Democrats relish Republican disunity in the fiscal debate, but splits of their own are emerging over Medicare.
By Christi Parsons, Michael A. Memoli and Kathleen Hennessey, Washington Bureau
December 16, 2012, 6:39 p.m.
WASHINGTON — For weeks, Democrats in Congress have been relishing the division and sniping within Republican ranks over whether to raise tax rates. But as negotiations over the budget crisis wear on and shift to a debate over spending cuts, the tables are turning.
Democrats last week aired their own internal battles in the war over the federal deficit. In a petition, a newspaper column, letters and sharply worded comments, top Democrats on Capitol Hill warned the president to protect the social safety net and step back from previous proposals to make major changes.
White House officials insist nothing is off the table, tacitly acknowledging that the president is weighing potential changes to Medicare, Medicaid and Social Security as he negotiates with House Speaker John A. Boehner (R-Ohio). Although both sides have been reluctant to put details in writing, any deficit reduction deal will almost certainly require significant alterations to these entitlement programs.
The debate is the president’s first major postelection leadership challenge. It could determine not only whether a deal passes, but whether Obama can repair four years of ragged relations with his allies in Congress.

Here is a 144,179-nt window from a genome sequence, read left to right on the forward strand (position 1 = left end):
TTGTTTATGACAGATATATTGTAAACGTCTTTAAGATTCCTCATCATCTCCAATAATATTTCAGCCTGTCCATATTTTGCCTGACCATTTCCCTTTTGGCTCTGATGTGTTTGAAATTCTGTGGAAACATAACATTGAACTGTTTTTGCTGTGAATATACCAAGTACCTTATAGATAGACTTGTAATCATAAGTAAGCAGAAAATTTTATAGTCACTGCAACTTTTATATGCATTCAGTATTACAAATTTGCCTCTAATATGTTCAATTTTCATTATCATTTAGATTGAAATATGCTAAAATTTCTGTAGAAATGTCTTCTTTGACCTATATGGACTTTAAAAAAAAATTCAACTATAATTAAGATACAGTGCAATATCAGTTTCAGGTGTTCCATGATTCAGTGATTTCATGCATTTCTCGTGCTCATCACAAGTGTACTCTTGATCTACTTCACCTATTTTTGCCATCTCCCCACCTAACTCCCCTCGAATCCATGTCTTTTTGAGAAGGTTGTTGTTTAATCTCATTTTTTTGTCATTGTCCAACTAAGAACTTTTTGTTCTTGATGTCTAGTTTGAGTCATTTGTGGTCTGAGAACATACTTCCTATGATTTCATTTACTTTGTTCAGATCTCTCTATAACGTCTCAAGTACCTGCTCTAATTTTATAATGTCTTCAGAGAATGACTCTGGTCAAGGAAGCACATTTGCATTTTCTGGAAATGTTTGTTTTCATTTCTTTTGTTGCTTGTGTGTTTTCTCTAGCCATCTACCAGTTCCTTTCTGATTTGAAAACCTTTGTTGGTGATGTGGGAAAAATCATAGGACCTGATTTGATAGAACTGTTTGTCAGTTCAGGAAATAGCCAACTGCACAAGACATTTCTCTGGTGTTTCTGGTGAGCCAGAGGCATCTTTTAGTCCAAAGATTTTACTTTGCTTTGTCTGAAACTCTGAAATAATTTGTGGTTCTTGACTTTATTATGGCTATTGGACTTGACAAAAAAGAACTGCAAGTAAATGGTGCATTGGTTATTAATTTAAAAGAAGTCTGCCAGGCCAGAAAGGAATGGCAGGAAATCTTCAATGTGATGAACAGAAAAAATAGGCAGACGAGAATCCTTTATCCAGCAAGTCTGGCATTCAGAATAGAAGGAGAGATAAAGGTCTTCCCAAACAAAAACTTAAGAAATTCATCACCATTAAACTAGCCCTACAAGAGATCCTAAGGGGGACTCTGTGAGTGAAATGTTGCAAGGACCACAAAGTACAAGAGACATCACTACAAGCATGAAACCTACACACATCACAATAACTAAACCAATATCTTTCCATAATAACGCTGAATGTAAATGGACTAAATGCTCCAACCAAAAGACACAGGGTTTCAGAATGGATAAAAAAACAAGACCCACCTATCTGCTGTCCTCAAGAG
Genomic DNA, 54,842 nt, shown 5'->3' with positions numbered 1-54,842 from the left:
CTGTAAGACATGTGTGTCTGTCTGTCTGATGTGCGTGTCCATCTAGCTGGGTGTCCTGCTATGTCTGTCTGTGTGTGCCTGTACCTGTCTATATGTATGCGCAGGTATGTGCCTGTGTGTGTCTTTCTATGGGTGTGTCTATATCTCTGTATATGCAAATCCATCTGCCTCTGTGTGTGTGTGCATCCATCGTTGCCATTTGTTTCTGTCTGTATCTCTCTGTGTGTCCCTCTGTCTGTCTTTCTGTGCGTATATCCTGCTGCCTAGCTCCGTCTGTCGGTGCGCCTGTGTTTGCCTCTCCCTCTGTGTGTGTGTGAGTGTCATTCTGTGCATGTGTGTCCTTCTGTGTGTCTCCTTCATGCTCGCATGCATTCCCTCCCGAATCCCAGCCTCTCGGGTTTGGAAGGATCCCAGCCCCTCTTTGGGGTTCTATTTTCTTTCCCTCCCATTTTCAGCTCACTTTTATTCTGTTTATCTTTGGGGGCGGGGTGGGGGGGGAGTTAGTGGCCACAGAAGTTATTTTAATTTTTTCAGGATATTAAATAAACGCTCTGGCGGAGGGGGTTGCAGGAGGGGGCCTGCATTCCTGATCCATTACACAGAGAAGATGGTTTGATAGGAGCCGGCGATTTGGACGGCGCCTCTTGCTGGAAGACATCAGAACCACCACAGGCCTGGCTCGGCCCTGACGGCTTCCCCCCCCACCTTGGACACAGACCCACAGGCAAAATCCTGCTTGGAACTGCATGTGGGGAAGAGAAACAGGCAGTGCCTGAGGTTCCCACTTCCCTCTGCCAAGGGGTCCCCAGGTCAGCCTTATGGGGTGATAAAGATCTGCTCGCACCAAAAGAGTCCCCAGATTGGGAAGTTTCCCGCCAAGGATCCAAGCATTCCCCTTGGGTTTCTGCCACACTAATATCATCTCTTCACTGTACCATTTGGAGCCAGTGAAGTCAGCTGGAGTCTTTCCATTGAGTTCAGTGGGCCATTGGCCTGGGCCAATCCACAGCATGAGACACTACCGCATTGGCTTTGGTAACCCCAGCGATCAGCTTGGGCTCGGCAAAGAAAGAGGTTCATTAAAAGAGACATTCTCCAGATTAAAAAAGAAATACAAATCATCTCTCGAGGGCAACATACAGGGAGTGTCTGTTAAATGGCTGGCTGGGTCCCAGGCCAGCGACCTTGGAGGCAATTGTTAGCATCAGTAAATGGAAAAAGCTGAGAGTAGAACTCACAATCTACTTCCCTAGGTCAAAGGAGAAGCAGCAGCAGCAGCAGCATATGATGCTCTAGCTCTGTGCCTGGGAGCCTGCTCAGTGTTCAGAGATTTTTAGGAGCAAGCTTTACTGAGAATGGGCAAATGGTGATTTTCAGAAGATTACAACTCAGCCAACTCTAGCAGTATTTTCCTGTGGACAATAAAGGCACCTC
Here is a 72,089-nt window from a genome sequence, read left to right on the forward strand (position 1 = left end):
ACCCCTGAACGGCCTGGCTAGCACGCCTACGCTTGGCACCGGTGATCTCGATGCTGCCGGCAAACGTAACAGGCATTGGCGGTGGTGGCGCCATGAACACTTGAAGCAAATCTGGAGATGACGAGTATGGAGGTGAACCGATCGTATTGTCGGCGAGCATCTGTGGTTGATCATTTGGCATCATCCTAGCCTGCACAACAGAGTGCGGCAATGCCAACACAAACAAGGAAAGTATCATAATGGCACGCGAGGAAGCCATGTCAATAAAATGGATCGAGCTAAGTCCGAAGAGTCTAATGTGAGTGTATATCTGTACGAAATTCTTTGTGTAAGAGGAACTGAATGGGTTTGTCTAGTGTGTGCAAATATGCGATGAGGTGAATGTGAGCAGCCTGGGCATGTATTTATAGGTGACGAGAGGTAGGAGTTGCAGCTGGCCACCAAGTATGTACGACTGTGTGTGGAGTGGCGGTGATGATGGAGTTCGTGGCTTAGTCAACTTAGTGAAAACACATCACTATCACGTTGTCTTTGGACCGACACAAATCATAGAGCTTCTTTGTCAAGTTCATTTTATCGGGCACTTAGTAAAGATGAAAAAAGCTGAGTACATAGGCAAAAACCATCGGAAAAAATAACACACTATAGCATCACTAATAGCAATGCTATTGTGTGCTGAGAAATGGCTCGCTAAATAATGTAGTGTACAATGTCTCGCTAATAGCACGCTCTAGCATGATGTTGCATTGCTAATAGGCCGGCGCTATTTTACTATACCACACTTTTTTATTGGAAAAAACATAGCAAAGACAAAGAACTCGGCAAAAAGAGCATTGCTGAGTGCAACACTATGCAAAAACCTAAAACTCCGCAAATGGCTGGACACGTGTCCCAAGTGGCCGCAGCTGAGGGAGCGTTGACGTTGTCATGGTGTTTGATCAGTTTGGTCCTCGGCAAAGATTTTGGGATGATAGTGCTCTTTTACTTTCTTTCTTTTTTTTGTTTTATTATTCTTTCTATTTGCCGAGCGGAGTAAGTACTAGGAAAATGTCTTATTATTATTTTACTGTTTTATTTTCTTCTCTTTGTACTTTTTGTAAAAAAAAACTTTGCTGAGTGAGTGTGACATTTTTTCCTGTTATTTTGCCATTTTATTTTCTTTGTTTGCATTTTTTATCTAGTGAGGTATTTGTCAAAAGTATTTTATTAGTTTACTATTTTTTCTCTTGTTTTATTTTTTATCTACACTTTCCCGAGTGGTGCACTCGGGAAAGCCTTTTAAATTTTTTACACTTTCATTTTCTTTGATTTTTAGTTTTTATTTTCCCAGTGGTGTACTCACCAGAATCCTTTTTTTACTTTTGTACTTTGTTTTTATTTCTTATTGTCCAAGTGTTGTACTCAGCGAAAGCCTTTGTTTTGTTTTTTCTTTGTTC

The Democratic fault lines were apparent last week. More than 80 Democrats signed a letter to Obama urging him not to agree to a deal that would raise the eligibility age for Medicare. Obama had moved in that direction last year in a failed attempt to craft a “grand bargain” with Boehner, considering an increase phased in over time.
“It will do great harm to our economy and millions of seniors to raise the Medicare eligibility age or enact other significant cost-shifting alternatives,” the lawmakers wrote.
House Minority Leader Nancy Pelosi (D-San Francisco) was blunt. “Don’t even think about raising the Medicare age,” she said at a news conference Thursday, a day after an opinion piece she wrote appeared in USA Today. Pelosi left little wiggle room for the president, writing that raising the eligibility age “betrays the bedrock promise of Medicare.”
Rep. Chris Van Hollen, the top Democrat on the House Budget Committee, has been in regular contact with administration officials involved in talks with Republicans. Van Hollen, of Maryland, said the White House was “doing a good job of keeping members of Congress informed consistent with the need to preserve the integrity of their discussions with the speaker,” and that members “have confidence that the president is fighting for the priorities he talked about during the election.”
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